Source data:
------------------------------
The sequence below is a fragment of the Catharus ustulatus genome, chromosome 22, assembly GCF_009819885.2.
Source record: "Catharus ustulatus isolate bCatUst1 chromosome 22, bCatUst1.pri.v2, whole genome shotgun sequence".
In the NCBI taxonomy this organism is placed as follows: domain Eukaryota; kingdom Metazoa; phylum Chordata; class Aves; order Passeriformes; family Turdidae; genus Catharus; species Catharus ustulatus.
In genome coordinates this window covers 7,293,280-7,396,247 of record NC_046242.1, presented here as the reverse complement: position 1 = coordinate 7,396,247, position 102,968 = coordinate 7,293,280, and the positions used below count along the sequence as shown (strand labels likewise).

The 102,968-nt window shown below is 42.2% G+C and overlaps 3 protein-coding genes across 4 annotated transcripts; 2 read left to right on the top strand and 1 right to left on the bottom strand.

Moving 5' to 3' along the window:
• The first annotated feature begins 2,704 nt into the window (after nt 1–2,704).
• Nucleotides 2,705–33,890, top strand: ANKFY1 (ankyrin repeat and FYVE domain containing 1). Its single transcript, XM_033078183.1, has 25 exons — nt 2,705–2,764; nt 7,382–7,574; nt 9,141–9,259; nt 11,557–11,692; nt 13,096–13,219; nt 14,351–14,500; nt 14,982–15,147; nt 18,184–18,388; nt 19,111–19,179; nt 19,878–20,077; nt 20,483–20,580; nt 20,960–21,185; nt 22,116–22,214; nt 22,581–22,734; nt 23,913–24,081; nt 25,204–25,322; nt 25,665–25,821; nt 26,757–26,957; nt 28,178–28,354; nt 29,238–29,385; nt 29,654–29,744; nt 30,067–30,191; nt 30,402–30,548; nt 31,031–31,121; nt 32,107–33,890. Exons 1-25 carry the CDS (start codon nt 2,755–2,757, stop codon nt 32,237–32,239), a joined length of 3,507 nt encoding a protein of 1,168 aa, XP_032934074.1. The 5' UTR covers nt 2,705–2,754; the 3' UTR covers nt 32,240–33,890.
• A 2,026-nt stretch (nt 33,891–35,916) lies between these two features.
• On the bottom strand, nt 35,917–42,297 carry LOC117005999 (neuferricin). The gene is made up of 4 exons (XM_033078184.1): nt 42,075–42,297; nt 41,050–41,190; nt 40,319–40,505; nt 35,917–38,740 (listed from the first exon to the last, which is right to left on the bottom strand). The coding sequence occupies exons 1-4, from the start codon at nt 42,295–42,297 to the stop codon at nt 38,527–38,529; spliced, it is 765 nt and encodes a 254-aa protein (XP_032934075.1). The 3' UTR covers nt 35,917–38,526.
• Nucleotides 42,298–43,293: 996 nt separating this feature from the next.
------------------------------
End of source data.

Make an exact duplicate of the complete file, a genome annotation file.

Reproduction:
The sequence below is a fragment of the Catharus ustulatus genome, chromosome 22, assembly GCF_009819885.2.
Source record: "Catharus ustulatus isolate bCatUst1 chromosome 22, bCatUst1.pri.v2, whole genome shotgun sequence".
In the NCBI taxonomy this organism is placed as follows: domain Eukaryota; kingdom Metazoa; phylum Chordata; class Aves; order Passeriformes; family Turdidae; genus Catharus; species Catharus ustulatus.
In genome coordinates this window covers 7,293,280-7,396,247 of record NC_046242.1, presented here as the reverse complement: position 1 = coordinate 7,396,247, position 102,968 = coordinate 7,293,280, and the positions used below count along the sequence as shown (strand labels likewise).

The 102,968-nt window shown below is 42.2% G+C and overlaps 3 protein-coding genes across 4 annotated transcripts; 2 read left to right on the top strand and 1 right to left on the bottom strand.

Moving 5' to 3' along the window:
• The first annotated feature begins 2,704 nt into the window (after nt 1–2,704).
• Nucleotides 2,705–33,890, top strand: ANKFY1 (ankyrin repeat and FYVE domain containing 1). Its single transcript, XM_033078183.1, has 25 exons — nt 2,705–2,764; nt 7,382–7,574; nt 9,141–9,259; nt 11,557–11,692; nt 13,096–13,219; nt 14,351–14,500; nt 14,982–15,147; nt 18,184–18,388; nt 19,111–19,179; nt 19,878–20,077; nt 20,483–20,580; nt 20,960–21,185; nt 22,116–22,214; nt 22,581–22,734; nt 23,913–24,081; nt 25,204–25,322; nt 25,665–25,821; nt 26,757–26,957; nt 28,178–28,354; nt 29,238–29,385; nt 29,654–29,744; nt 30,067–30,191; nt 30,402–30,548; nt 31,031–31,121; nt 32,107–33,890. Exons 1-25 carry the CDS (start codon nt 2,755–2,757, stop codon nt 32,237–32,239), a joined length of 3,507 nt encoding a protein of 1,168 aa, XP_032934074.1. The 5' UTR covers nt 2,705–2,754; the 3' UTR covers nt 32,240–33,890.
• A 2,026-nt stretch (nt 33,891–35,916) lies between these two features.
• On the bottom strand, nt 35,917–42,297 carry LOC117005999 (neuferricin). The gene is made up of 4 exons (XM_033078184.1): nt 42,075–42,297; nt 41,050–41,190; nt 40,319–40,505; nt 35,917–38,740 (listed from the first exon to the last, which is right to left on the bottom strand). The coding sequence occupies exons 1-4, from the start codon at nt 42,295–42,297 to the stop codon at nt 38,527–38,529; spliced, it is 765 nt and encodes a 254-aa protein (XP_032934075.1). The 3' UTR covers nt 35,917–38,526.
• Nucleotides 42,298–43,293: 996 nt separating this feature from the next.